ScotRail has announced a ban on firearms on its train services, despite National Rail Conditions of Travel allowing authorised passengers to transport firearms.
BASC chairman Peter Glenser says: “ScotRail claims its Scotland’s railway but it is striking at the heart of rural businesses and communities that rely on the estimated £155million injected each year into the country’s economy by country sports tourism. BASC understands the ban comes as a result of a shotgun being mistakenly left on a train. Considering the millions of miles travelled safely with shotguns and firearms each year, this decision looks disproportionate.
“Individuals travelling with firearms in the UK are regulated and authorised by the police following rigorous background checks. In fact, the UK has some of the toughest and most stringent gun laws in the world.
“We urge ScotRail to change its policy before the start of the shooting season to avoid travel disruption and to protect Scotland’s rural economy.”
Firearms ban introduced just before Glorious Twelfth
With the Glorious Twelfth just weeks away, BASC believes the decision could have a significant impact on Scotland’s status as an internationally renowned sporting destination.
Peter Glenser (who is a barrister specialising in firearms law) has written to Scotland’s secretary for tourism, Fiona Hyslop MSP, and secretary for rural affairs, Fergus Ewing MSP, to outline and explain the association’s concerns.
Mr Glenser has also written to ScotRail’s chief executive, Alex Hynes, to request that rather than impose a punitive outright ban, the operator adheres to national guidelines. These allow a certificate holder to lawfully transport an unloaded gun with
a train company’s permission.
Shooting and countryside organisations have highlighted the important role that the shooting and farming industries play in supporting rural tourism. A number of groups gave…
There are major concerns that this Scottish firearms ban could derail much-needed rural tourism.
Andrew Grainger, project manager for Scottish Country Sports Tourism Group, said: “This announcement from ScotRail is of concern as it may have immediate consequences for tourists with bookings to travel to Scotland for the grouse shooting season.”
The National Rail Conditions of Travel, which operate in the UK, allow for the carriage of “unloaded firearms, properly licensed, with prior permission of the train company and carried in accordance with the law and any other specific instructions”.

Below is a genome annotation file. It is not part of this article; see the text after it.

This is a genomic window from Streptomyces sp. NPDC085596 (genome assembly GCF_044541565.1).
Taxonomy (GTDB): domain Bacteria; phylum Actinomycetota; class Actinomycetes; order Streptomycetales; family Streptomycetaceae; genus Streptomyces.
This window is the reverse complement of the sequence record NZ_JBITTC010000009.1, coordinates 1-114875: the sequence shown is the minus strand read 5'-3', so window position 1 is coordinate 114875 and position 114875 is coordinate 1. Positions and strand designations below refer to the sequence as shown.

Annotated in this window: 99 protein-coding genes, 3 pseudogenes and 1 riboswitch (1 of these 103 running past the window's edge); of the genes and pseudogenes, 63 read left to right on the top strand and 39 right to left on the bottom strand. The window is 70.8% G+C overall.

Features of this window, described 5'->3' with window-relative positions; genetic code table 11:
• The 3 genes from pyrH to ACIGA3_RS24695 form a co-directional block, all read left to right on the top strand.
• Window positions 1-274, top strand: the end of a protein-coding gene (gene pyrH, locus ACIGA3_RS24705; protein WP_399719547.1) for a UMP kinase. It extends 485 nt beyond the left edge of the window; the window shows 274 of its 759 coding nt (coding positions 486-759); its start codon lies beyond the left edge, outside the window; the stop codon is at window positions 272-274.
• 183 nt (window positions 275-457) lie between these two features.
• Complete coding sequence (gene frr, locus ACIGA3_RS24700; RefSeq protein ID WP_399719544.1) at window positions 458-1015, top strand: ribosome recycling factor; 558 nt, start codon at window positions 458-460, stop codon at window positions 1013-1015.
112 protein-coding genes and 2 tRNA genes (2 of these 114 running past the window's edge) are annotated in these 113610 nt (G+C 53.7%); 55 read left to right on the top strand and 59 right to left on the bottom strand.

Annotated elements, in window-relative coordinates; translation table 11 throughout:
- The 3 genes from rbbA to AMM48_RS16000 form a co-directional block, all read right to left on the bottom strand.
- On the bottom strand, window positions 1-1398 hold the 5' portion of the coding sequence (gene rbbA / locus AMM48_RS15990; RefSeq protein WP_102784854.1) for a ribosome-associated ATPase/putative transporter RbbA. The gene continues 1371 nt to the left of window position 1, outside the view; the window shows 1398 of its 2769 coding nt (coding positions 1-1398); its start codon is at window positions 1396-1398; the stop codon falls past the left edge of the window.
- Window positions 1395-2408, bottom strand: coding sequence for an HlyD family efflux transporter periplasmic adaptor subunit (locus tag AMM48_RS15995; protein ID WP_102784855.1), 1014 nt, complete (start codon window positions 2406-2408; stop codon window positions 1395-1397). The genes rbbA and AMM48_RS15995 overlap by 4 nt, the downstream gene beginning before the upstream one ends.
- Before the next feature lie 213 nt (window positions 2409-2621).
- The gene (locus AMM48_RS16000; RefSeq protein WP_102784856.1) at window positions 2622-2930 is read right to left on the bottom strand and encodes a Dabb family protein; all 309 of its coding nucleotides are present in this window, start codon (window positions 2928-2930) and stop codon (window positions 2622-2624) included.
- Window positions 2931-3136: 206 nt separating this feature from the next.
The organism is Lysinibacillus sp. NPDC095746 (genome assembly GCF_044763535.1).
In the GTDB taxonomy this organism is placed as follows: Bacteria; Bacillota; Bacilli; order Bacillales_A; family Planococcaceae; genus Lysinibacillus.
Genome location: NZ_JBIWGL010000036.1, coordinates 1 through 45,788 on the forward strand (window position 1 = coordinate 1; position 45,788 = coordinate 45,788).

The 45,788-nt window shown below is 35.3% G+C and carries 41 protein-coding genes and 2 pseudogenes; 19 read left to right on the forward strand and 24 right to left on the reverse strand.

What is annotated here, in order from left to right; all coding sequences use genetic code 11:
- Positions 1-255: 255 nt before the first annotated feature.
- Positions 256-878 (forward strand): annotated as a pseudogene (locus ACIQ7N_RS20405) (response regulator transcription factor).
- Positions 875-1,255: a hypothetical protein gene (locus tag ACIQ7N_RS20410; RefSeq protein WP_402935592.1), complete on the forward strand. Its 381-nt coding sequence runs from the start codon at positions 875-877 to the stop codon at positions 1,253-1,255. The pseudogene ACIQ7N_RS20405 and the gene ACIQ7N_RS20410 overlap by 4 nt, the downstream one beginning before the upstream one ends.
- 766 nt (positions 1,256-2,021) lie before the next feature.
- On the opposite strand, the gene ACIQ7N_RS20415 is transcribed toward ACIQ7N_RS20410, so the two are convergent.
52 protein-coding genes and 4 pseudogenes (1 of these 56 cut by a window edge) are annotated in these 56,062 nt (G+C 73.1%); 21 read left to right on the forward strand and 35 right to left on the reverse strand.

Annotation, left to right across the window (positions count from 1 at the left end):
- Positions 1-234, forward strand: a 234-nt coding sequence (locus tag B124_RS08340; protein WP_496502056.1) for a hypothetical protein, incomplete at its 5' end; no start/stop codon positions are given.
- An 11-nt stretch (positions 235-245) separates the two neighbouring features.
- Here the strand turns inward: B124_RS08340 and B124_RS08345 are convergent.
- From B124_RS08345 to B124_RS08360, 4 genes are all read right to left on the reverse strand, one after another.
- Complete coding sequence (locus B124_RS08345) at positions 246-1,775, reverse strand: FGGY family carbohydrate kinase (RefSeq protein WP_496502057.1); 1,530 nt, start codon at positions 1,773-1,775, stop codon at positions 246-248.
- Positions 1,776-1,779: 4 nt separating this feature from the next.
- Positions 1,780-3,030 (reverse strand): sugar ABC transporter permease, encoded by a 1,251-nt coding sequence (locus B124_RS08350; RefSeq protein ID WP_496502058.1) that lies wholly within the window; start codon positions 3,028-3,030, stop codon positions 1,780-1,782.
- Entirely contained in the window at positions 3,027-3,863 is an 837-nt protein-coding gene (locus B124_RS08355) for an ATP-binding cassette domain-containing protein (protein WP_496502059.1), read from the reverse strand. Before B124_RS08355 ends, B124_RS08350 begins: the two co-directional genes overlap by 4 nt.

Section 19 of the Firearms Act 1968 allows certificate holders to possess firearms in public if they have a reasonable excuse — such as transporting them to and from shooting events and competitions.
Here is what BASC’s Bill Harriman has to say about the @ScotRail gun ban for sporting tourists.
— BASC (@BASCnews) July 21, 2017
ScotRail said the decision to introduce the ban was made for safety reasons.
David Lister, ScotRail Alliance’s safety and sustainability director, said: “The safety and security of our customers and staff is our number one priority.
“Following an incident earlier in the year, when a customer left a firearm unattended on a train, we reviewed our policy and decided that the best way to keep our customers and staff safe is to ban all firearms on ScotRail services.
“We are confident that this is a decision that will have the support of the vast majority of staff and customers.”
Game shooting supports rural train lines
Liam Stokes, Head of Shooting , Countryside Alliance said: “In banning firearms from their trains, ScotRail seem to have forgotten that game shooting is the reason many rural train lines exist at all. One of the main reasons the UK’s train network is so extensive is because of the shooting community paying to travel to enjoy days like the Glorious 12th. ScotRail’s ban on the transportation of firearms on trains appears to be a mindless and prejudiced decision based on one unfortunate incident. One incident is no justification for punishing the whole rural economy.
The Countryside Alliance thanks BASC for bringing this to our attention, and we will be monitoring the situation and will act if there is no change.”